The colostrum intake of many new born calves is dangerously hit-and-miss, according to Carlisle-based Paragon Vet Group vet Victor Oudhuis.
He says farmers must take account of the variability in colostrum quality between individual cows and cannot assume a calf has received sufficient colostrum just because it is left with the cow for four days.
“It’s a case of some calves getting enough and some not.
Those that don’t are more at risk from infection and it’s often calves that are left with cows that suffer the lowest colostrum intake.”
A farmer needs to know exactly how much a calf has had, he says.
“This means four litres of good colostrum.
Six pints in six hours is the broad rule and seems to suffice on most farms.
For a calf suckling a cow that means 20 minutes of vigorous suckling.”
The highest level of absorption is within the first six to eight hours.
There’s little or no absorption after 24-36 hours when the calf’s gut is closed, adds Mr Oudhuis.
“When the correct amount of colostrum isn’t taken during that relatively short period of time, the calf will be left with a low level of immunity until it builds up its own protection.”
Mr Oudhuis says calves need 200-300g of immunoglobulins – good colostrum should contain 70g in each litre, so three litres is required.
And he feels not enough consideration is given to the wide variation in colostrum quality from cow to cow.
“Some cow colostrum may contain as little as 30g of immunoglobulin per litre and heifer colostrum contains half the level of antibodies compared with that of a cow.”
Calves from heifers should be supplemented with colostrum from other cows to make-up for the shortfall.
It’s also vital that calves from heifers consume three litres of colostrum in the first six-eight hours after birth.
“Colostrum meters are more widely used in the USA, but they ensure a cow is producing the correct density of colostrum required to provide adequate immunity.”
Extended feeding of colostrum is also a way of improving colostrum management and can help protect against localised enteritis.
“For farmers who want to adopt this method I would suggest feeding colostrum for up to two weeks to supply the calf with a continuous, localised immunity.”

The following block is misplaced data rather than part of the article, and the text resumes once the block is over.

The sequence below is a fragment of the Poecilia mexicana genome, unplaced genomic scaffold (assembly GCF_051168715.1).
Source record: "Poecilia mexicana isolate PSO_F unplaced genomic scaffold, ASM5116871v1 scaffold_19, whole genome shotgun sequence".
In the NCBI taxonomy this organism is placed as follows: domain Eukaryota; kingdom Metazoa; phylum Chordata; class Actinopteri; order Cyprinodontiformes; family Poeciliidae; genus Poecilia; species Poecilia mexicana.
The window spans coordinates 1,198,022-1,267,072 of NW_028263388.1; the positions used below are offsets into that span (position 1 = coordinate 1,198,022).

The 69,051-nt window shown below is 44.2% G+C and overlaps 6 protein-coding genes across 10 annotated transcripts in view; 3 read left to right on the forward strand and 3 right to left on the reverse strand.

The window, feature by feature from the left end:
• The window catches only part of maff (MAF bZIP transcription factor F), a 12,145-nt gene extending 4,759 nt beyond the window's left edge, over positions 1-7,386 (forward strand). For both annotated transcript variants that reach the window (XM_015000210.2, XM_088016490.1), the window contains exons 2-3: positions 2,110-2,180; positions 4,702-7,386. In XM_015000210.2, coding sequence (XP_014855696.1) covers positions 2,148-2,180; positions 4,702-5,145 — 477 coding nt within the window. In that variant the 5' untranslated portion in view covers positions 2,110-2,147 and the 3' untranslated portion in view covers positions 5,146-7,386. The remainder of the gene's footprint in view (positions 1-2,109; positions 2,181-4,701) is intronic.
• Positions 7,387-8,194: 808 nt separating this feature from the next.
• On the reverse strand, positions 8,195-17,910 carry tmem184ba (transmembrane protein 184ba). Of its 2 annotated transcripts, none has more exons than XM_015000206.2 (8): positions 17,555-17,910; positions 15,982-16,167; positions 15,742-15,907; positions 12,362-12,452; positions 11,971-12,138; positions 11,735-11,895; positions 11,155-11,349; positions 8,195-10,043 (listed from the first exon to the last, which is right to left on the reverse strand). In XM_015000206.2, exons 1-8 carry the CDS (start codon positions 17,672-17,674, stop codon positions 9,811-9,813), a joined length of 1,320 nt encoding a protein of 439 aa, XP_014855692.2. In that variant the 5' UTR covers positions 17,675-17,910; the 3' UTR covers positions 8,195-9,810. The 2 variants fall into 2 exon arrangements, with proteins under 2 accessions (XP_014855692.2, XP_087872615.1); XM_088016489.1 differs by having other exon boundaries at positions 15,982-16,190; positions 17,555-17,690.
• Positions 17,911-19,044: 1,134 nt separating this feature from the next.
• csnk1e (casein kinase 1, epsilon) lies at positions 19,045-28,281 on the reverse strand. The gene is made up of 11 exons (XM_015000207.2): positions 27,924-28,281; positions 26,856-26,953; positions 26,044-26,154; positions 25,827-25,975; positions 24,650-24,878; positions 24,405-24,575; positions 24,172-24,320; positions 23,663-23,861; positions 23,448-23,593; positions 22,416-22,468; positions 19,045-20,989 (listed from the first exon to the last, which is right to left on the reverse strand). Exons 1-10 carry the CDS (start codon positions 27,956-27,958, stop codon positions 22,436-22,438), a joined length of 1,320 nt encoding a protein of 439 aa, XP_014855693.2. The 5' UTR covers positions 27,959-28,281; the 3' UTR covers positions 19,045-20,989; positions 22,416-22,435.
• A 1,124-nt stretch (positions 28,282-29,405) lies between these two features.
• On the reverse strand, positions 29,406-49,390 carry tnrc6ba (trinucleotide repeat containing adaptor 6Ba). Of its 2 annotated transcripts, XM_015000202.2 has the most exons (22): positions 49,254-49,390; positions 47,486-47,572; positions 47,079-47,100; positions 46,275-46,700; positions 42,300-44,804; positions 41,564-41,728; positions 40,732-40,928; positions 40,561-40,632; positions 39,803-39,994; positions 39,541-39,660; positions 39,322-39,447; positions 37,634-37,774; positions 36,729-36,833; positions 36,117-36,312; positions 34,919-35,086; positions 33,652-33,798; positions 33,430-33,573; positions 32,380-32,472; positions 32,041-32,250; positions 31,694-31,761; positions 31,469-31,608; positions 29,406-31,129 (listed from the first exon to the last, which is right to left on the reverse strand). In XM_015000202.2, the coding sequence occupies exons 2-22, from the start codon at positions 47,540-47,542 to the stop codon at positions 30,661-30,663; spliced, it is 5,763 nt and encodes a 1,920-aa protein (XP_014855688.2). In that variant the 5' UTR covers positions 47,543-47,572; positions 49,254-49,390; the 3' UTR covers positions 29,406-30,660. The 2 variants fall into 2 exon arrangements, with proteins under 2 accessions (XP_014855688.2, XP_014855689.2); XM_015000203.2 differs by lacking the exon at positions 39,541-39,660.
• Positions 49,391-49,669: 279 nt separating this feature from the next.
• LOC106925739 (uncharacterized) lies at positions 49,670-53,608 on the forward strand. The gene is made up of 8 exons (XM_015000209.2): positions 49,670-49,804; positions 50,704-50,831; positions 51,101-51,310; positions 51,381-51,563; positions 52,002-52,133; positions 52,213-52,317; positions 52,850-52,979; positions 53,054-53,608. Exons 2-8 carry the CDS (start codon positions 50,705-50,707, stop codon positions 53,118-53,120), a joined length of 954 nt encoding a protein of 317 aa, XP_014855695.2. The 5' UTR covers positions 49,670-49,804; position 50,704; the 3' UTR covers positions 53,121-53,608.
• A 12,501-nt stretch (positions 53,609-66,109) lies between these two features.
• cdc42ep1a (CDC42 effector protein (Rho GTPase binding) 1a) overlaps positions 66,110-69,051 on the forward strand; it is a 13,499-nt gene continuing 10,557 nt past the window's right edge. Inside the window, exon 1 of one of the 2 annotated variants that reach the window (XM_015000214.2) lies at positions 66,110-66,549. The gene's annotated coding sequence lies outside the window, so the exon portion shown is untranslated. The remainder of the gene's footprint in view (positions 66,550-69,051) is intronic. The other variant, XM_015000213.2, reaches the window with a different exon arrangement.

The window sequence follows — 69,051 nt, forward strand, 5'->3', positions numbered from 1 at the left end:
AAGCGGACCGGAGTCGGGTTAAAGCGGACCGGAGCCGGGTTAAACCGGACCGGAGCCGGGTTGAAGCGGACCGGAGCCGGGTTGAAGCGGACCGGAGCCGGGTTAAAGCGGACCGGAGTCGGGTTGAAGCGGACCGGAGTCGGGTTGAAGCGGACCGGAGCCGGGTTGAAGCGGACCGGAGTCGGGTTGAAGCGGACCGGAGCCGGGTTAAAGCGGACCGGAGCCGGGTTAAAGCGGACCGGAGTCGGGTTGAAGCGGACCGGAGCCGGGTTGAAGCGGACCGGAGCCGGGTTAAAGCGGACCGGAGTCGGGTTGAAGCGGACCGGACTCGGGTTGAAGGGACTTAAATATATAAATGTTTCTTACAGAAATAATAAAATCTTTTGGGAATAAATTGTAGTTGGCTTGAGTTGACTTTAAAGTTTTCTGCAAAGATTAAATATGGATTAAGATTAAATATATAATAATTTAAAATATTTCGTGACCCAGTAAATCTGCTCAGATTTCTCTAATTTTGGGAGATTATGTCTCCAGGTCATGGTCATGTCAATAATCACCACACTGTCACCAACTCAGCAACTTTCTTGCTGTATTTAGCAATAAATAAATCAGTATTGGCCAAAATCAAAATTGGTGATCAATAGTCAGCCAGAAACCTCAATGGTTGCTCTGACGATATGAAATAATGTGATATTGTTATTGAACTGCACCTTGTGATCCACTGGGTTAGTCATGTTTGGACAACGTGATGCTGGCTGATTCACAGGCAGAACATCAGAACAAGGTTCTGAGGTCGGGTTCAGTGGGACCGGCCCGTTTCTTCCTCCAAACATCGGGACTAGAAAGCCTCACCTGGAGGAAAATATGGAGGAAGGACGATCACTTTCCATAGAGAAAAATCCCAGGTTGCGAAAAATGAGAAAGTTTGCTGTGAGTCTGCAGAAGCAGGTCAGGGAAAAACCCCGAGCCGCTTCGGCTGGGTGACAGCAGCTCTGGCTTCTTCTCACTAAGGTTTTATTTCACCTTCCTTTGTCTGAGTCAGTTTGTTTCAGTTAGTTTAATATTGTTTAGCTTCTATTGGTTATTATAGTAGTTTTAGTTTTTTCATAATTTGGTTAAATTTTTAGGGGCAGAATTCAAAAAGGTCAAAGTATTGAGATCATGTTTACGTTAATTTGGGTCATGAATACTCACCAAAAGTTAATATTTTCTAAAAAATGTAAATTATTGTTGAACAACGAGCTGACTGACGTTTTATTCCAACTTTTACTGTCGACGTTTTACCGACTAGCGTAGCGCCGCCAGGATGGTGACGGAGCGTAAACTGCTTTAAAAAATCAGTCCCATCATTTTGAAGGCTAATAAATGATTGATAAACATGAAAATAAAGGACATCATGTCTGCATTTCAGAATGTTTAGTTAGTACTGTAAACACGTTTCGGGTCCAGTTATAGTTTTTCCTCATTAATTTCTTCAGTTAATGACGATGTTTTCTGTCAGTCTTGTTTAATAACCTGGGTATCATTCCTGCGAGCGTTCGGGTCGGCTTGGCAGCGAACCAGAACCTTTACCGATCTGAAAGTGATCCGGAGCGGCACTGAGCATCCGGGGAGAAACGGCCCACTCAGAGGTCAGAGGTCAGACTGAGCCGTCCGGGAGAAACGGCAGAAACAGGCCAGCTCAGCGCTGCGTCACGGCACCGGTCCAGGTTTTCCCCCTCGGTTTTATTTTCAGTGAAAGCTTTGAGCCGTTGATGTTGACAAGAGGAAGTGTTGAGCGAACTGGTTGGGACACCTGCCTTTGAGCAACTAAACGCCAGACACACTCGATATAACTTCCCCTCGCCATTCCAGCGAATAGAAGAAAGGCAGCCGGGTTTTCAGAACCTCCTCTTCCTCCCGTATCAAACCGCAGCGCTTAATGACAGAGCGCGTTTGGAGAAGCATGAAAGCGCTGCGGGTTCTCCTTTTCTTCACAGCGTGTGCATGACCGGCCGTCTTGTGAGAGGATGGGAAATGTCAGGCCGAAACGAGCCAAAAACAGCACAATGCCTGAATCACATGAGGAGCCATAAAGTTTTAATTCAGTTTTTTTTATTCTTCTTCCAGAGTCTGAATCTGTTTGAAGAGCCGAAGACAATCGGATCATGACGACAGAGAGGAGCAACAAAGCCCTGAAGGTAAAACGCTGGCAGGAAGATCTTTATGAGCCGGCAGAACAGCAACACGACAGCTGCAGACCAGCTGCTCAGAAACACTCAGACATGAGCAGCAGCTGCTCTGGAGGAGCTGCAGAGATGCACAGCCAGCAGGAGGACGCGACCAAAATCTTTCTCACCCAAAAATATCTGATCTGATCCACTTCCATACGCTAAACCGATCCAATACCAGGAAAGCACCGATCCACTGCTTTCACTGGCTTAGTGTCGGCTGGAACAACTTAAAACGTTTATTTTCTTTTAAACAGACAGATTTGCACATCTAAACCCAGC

Farmers should only collect the first milk and either store it in a fridge for up to a week or leave in a sealed container at room temperature to allow it to acidify.
“Although it has a distinct smell it’s still effective and should be used at the rate of 0.5-1 litres a day by thoroughly stirring it into the calf’s normal milk.”
It works by becoming attached to the gut wall, providing a teflon-like protection.
“This prevents bacteria and viruses latching to the gut.”
But he warns this isn’t the same as leaving a calf on the cow for four days.
“Antibody levels in cows’ milk drops sharply after calving and by day four there are hardly any antibodies present,” he explains.
Vaccinating cows one month before calving to boost the quality of the colostrum, particularly where a rota corona or E-coli problem has been identified should also be considered.
“At a cost of about £8 vaccination is worthwhile, but calves must still receive the correct intake of colostrum for vaccination to be effective.”
Although colostrum will protect against pneumonia, navel ill, joint ill and septicaemia, a local immunity is needed for calf scours.
“The day before a calf starts scouring their muck carries a high level of antibodies which have diffused into the gut to cope with the problem.
“Farmers often cannot understand why a calf is scouring when they’ve made sure it’s received correct levels of colostrum, but it doesn’t work like that.
When I spot calves on a farm with joint ill, septicaemia and navel ill I know colostrum management is poor.
But when calves are scouring with enteritis it’s more likely to be a hygiene problem.”
Once an outbreak of scouring occurs in a calf house the best advice is to contain it by setting up calf pens in a clean building away from the one holding affected calves, he reckons.
“And when calves are scouring don’t forget to start calving in a new, clean pen because that’s where the infection is being picked up. Hygiene in the calf house and the calving pen go together.
They must be dealt with as one source of infection.
“The calving pen can be a hot-bed of germs.
As soon as the calf hits the floor it’s at risk.
There’s an assumption that provided the calf is standing and sucking it’s fine, even when it’s showing slight scouring.
But even that is enough to start off a build-up of infection on a straw bed so it really is important to be strict about hygiene in the calving pen,” stresses Mr Oudhuis.
He advises farmers who are in doubt about colostrum management to ask their vet to take blood samples from new born calves – less than a week old – and to have a zinc sulphate turbidity test to measure the amount of antibodies present in the blood.
“But good hygiene goes hand in hand with colostrum management.
Disinfection doesn’t have to be expensive.
Sodium hypo chlorite and even household bleach can be effective against E-coli, rotavirus and coronavirus,” he adds.